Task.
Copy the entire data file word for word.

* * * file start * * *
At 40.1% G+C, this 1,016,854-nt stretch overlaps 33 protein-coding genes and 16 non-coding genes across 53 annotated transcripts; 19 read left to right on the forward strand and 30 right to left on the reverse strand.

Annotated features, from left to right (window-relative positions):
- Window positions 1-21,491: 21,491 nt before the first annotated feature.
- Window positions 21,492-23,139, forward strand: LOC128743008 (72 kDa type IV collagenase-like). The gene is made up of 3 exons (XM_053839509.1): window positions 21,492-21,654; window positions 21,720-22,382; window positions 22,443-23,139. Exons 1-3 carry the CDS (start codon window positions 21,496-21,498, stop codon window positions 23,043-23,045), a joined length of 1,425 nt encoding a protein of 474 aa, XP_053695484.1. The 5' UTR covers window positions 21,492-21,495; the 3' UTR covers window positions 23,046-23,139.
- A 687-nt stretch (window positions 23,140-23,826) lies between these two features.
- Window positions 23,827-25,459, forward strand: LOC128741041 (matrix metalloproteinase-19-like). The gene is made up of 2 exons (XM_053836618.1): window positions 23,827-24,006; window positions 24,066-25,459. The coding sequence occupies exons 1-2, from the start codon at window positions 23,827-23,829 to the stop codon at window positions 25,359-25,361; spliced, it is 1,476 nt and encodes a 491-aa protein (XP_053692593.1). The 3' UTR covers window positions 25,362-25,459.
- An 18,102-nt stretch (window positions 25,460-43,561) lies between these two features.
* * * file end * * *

At 40.1% G+C, this 1,016,854-nt stretch overlaps 33 protein-coding genes and 16 non-coding genes across 53 annotated transcripts; 19 read left to right on the forward strand and 30 right to left on the reverse strand.

Annotated features, from left to right (window-relative positions):
- Window positions 1-21,491: 21,491 nt before the first annotated feature.
- Window positions 21,492-23,139, forward strand: LOC128743008 (72 kDa type IV collagenase-like). The gene is made up of 3 exons (XM_053839509.1): window positions 21,492-21,654; window positions 21,720-22,382; window positions 22,443-23,139. Exons 1-3 carry the CDS (start codon window positions 21,496-21,498, stop codon window positions 23,043-23,045), a joined length of 1,425 nt encoding a protein of 474 aa, XP_053695484.1. The 5' UTR covers window positions 21,492-21,495; the 3' UTR covers window positions 23,046-23,139.
- A 687-nt stretch (window positions 23,140-23,826) lies between these two features.
- Window positions 23,827-25,459, forward strand: LOC128741041 (matrix metalloproteinase-19-like). The gene is made up of 2 exons (XM_053836618.1): window positions 23,827-24,006; window positions 24,066-25,459. The coding sequence occupies exons 1-2, from the start codon at window positions 23,827-23,829 to the stop codon at window positions 25,359-25,361; spliced, it is 1,476 nt and encodes a 491-aa protein (XP_053692593.1). The 3' UTR covers window positions 25,362-25,459.
- An 18,102-nt stretch (window positions 25,460-43,561) lies between these two features.